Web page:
Area Forecast Discussion
Issued by NWS New Orleans/Baton Rouge, LA

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FXUS64 KLIX 171733

Area Forecast Discussion
National Weather Service New Orleans LA
1233 PM CDT Sat Mar 17 2018

Pretty chaotic sky situation with variable cloud decks ranging
from IFR levels where residual moisture and cool river water
affects may be maintaining lower than normal ceilings in a few
drainage prone locations. Other locations are VFR but lowering at
times to MVFR with convective bases under developing SHRA/TSRA
between KLFT and KHDC. Light winds and boundary layer decoupling
will lead to widespread IFR and LIFR conditions developing
overnight in fog and low marine layer cloud deck. Slow
improvements expected towards 15Z then destabilizing due to large
scale lift over the region in advance of approaching frontal
boundary heading into Sunday afternoon. 24/RR


Pretty unstable sounding with a most unstable lifted index of -6
destabilizing to -8 with daytime heating. CHAP output does show a
14% chance of severe thunderstorm potential with gusts 45 kt the
main threat likely in downbursts as sounding shows a large dry
mid-layer then saturated above, which is optimal for wet-
microburst production. Precipitable water 1.31". Wind profile is
essentially unidirectional SW 10-20kt to 6500 ft, then W-WNW 15-94
kt above. Winds in the dry layer 35-50 kt which is in line with
CHAP guidance and basis for HWO expectations today. 24/RR


.PREV DISCUSSION... /issued 355 AM CDT Sat Mar 17 2018/

Elevated rain chances will continue today. A weak upper level ridge
will be passing across the area as it follows the trough that
brought rain to the region yesterday. Southeast flow wrapping around
a surface ridge centered near the Bahamas will keep dewpoints well
into the mid 60s. Temperatures will moderate to near 80 as heights
increase from the upper ridge aloft. The combo of warming temps and
ample moisture in place will allow for scattered to numerous showers
and a few thunderstorms to develop. Maintained similar POPS as
previous forecast.

Meanwhile, an upper level trough is moving into and across the
Pacific northwest. This feature will progress east across the lower
Rockies on Sunday. Thunderstorm coverage will increase throughout
the CWA as surface pressures begin dropping and lift along a pre-
frontal trough swings through. Increasing wind shear and instability
will provide the potential for low end severe storms...mainly in
northern portions of the forecast area near southwest Mississippi.
Lingering showers will probably persist into Monday morning as the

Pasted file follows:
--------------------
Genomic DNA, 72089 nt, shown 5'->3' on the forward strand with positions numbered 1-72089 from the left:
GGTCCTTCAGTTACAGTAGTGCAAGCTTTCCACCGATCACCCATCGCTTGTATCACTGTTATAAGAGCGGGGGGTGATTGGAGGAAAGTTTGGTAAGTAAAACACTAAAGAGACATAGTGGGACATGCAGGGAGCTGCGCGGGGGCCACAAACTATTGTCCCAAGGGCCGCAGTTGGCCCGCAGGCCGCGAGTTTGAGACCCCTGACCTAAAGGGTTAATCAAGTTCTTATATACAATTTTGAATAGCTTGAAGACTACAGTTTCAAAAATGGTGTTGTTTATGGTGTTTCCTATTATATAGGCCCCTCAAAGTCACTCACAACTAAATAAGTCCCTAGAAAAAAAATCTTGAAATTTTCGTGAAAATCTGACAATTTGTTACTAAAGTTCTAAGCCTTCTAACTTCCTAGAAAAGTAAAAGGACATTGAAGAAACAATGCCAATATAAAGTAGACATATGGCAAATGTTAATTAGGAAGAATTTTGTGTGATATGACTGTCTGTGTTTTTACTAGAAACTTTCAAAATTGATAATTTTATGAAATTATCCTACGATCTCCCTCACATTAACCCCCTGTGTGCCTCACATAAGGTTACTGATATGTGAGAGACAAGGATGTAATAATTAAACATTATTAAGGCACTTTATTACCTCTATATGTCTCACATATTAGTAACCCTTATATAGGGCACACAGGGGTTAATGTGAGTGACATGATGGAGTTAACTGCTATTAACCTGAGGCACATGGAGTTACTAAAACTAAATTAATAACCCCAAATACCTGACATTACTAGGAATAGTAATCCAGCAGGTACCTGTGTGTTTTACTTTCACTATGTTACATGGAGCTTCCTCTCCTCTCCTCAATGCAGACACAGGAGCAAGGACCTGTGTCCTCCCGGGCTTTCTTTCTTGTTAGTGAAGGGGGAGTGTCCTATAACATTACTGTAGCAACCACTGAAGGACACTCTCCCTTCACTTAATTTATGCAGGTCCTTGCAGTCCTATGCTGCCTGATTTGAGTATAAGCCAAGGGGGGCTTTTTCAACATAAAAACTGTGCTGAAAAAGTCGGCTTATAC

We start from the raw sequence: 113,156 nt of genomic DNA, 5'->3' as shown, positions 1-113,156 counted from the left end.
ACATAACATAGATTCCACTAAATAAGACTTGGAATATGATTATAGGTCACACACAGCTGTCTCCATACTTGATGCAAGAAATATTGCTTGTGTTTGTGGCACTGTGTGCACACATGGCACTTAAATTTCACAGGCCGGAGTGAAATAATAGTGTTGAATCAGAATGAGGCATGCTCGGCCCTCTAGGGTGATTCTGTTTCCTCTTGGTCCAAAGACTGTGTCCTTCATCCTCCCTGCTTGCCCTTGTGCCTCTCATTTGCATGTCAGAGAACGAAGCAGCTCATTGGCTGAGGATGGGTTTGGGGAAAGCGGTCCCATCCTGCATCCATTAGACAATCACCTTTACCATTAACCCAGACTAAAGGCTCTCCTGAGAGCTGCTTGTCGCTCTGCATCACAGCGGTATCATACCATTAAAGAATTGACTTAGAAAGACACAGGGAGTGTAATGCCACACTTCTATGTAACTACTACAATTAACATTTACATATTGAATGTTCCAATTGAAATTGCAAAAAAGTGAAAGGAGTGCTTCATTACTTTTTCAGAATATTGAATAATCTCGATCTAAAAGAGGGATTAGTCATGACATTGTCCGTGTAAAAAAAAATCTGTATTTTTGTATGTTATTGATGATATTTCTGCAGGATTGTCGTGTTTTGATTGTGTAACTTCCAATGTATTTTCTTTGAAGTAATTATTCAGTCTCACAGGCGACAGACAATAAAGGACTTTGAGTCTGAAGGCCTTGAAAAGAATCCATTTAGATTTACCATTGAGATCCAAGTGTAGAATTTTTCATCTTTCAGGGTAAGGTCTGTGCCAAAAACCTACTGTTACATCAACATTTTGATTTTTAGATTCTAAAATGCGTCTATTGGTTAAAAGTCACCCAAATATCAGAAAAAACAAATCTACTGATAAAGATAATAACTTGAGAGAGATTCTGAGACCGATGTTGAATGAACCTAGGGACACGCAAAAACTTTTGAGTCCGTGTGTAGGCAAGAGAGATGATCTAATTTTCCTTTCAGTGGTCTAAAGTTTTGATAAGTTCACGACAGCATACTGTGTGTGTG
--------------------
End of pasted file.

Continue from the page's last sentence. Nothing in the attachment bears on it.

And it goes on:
trough tracks across the lower Mississippi Valley.

The actual cold front associated with this early week system will
not get here until Tuesday morning as a secondary nose of the trough
digs south across the central Gulf Coast. Broad troughing will then
persist across the CWA through much of the rest of next week. This
will keep temps at to below normal during that time frame and a dry
forecast with no rain till possibly the following weekend.


Variable conditions were being observed at the terminals late
this evening...ranging from VFR to IFR. In general, MVFR to IFR
conditions will develop and prevail overnight and into early
Saturday as a result of ceilings and/or restricted vsbys due to
patchy fog. Isolated LIFR category conditions are also possible at
times. Conditions will mostly improve to IFR to MVFR by Saturday
afternoon outside areas of convection. /11/

Light to moderate onshore flow will continue through Sunday
before moderate to possibly strong onshore flow develops Monday as
a strong sfc low gets going over the Mid and Lower MS Valley.
This will drive a cold front through the coastal waters overnight
Monday with strong offshore winds in its wake. SCY conditions will
develop and continue through Tuesday night before winds finally
begin to relax Wednesday with high pressure building in. /CAB/


DSS code: Blue.
Deployed: None.
Activation: None.
Activities: Monitoring river flooding

Decision Support Services (DSS) Code Legend
Green  = No weather impacts that require action.
Blue   = Long-fused watch, warning, or advisory in effect or high
         visibility event.
Yellow = Heightened impacts with short-fused watch, warning or
         advisory issuances; radar support.
Orange = High Impacts; Enhanced to Moderate risk severe; nearby
         tropical events; HazMat or other large episodes.
Red    = Full engagement for Moderate risk of severe and/or direct
         tropical threats; Events of National Significance.


MCB  79  64  78  65 /  50  20  60  40
BTR  79  65  80  65 /  70  20  60  30
ASD  77  64  78  66 /  60  20  40  30
MSY  77  65  79  66 /  60  20  40  40
GPT  74  64  75  68 /  60  20  40  40
PQL  75  64  77  66 /  50  20  40  40



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